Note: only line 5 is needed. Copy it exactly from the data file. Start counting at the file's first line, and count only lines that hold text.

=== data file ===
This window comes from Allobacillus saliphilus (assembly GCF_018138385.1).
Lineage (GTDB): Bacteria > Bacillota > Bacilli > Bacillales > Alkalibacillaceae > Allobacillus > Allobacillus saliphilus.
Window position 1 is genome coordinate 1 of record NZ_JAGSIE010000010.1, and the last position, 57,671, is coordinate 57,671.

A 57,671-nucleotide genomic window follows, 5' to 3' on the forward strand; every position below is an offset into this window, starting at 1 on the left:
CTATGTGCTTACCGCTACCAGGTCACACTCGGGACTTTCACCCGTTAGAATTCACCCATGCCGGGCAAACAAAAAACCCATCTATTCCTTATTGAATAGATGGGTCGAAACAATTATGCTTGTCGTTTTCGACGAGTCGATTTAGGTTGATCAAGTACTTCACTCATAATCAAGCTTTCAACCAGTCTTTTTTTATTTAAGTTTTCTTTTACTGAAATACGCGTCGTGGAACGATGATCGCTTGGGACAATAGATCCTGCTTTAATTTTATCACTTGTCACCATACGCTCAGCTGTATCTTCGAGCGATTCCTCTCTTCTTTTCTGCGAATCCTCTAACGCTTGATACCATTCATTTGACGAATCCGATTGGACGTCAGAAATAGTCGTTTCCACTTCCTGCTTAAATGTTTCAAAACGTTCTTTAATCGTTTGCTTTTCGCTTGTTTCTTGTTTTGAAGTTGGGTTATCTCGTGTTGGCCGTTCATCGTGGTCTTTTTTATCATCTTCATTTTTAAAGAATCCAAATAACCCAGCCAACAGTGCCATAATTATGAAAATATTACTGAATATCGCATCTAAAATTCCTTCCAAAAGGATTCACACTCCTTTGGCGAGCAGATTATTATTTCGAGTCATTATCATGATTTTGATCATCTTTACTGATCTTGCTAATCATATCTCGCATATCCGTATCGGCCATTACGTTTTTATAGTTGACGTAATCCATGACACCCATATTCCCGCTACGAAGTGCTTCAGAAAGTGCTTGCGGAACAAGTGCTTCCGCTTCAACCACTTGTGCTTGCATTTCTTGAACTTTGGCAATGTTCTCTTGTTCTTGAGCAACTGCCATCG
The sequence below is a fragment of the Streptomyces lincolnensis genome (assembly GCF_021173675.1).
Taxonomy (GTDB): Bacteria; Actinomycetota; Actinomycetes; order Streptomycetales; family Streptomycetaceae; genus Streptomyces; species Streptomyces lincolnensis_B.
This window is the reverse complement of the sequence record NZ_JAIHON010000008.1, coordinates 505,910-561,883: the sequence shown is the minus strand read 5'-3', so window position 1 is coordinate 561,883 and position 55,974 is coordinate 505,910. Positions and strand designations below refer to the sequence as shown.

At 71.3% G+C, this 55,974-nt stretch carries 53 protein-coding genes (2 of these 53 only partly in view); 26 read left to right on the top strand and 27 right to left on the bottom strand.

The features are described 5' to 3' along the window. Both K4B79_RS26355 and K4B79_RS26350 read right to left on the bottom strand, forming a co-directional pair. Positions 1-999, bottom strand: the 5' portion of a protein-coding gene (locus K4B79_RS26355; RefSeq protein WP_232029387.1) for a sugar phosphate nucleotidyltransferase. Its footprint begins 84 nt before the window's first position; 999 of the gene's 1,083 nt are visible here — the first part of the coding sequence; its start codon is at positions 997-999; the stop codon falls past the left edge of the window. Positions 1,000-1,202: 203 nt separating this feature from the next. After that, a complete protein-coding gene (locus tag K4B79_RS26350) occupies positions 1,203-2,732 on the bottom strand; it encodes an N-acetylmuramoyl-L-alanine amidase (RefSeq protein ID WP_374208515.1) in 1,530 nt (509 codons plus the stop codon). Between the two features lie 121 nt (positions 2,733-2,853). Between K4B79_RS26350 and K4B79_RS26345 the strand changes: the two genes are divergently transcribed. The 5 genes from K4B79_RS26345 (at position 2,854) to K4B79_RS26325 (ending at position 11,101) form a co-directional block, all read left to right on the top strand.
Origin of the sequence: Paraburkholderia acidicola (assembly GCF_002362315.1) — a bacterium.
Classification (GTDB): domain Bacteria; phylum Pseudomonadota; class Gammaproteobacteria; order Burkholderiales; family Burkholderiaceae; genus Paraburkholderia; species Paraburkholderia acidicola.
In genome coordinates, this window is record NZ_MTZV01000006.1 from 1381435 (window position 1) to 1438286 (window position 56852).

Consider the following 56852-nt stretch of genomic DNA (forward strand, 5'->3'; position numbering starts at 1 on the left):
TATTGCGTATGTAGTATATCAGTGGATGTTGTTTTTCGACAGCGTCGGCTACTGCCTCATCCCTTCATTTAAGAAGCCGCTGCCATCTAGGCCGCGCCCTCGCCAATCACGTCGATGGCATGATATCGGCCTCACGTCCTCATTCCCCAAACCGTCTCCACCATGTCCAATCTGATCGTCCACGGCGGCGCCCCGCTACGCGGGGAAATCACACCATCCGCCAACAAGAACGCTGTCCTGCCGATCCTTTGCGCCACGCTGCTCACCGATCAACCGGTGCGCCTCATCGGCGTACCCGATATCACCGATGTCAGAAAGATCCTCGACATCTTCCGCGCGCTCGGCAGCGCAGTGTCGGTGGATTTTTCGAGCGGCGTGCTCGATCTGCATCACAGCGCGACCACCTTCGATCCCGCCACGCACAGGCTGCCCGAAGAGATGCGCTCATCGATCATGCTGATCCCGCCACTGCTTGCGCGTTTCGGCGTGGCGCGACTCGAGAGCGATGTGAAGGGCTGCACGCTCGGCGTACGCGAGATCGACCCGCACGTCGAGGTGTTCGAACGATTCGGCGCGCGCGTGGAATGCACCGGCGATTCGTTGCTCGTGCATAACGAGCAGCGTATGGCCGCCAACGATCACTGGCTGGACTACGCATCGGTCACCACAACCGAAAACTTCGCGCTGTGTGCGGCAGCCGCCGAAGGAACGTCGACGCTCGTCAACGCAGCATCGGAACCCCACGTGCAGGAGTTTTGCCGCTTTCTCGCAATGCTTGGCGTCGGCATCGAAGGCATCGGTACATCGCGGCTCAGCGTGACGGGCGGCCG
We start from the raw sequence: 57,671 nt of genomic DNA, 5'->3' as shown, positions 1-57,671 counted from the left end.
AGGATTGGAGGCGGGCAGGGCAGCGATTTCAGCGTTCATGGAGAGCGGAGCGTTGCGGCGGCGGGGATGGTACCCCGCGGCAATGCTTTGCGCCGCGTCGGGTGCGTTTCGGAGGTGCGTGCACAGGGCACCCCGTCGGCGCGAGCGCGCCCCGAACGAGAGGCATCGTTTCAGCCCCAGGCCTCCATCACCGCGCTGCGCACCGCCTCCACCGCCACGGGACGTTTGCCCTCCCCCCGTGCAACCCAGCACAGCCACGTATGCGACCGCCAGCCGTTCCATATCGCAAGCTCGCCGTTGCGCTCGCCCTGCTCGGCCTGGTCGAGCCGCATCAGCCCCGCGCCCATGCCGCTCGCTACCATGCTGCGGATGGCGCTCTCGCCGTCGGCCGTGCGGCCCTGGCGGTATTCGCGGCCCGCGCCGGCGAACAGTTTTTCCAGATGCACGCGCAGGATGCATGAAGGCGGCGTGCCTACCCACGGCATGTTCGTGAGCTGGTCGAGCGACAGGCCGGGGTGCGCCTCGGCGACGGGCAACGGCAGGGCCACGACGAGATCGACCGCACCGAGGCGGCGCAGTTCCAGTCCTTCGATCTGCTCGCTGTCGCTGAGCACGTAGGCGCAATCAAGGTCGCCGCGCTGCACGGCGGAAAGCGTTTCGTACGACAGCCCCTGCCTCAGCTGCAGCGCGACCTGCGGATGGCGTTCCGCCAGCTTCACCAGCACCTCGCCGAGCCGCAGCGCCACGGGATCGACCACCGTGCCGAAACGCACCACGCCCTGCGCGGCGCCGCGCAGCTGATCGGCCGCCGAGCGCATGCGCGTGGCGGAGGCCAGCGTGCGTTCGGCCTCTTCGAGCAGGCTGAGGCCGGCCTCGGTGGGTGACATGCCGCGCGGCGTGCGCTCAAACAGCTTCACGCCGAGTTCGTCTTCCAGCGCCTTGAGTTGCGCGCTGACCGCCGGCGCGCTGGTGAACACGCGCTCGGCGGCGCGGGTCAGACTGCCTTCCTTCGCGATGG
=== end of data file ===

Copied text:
CTATGTGCTTACCGCTACCAGGTCACACTCGGGACTTTCACCCGTTAGAATTCACCCATGCCGGGCAAACAAAAAACCCATCTATTCCTTATTGAATAGATGGGTCGAAACAATTATGCTTGTCGTTTTCGACGAGTCGATTTAGGTTGATCAAGTACTTCACTCATAATCAAGCTTTCAACCAGTCTTTTTTTATTTAAGTTTTCTTTTACTGAAATACGCGTCGTGGAACGATGATCGCTTGGGACAATAGATCCTGCTTTAATTTTATCACTTGTCACCATACGCTCAGCTGTATCTTCGAGCGATTCCTCTCTTCTTTTCTGCGAATCCTCTAACGCTTGATACCATTCATTTGACGAATCCGATTGGACGTCAGAAATAGTCGTTTCCACTTCCTGCTTAAATGTTTCAAAACGTTCTTTAATCGTTTGCTTTTCGCTTGTTTCTTGTTTTGAAGTTGGGTTATCTCGTGTTGGCCGTTCATCGTGGTCTTTTTTATCATCTTCATTTTTAAAGAATCCAAATAACCCAGCCAACAGTGCCATAATTATGAAAATATTACTGAATATCGCATCTAAAATTCCTTCCAAAAGGATTCACACTCCTTTGGCGAGCAGATTATTATTTCGAGTCATTATCATGATTTTGATCATCTTTACTGATCTTGCTAATCATATCTCGCATATCCGTATCGGCCATTACGTTTTTATAGTTGACGTAATCCATGACACCCATATTCCCGCTACGAAGTGCTTCAGAAAGTGCTTGCGGAACAAGTGCTTCCGCTTCAACCACTTGTGCTTGCATTTCTTGAACTTTGGCAATGTTCTCTTGTTCTTGAGCAACTGCCATCG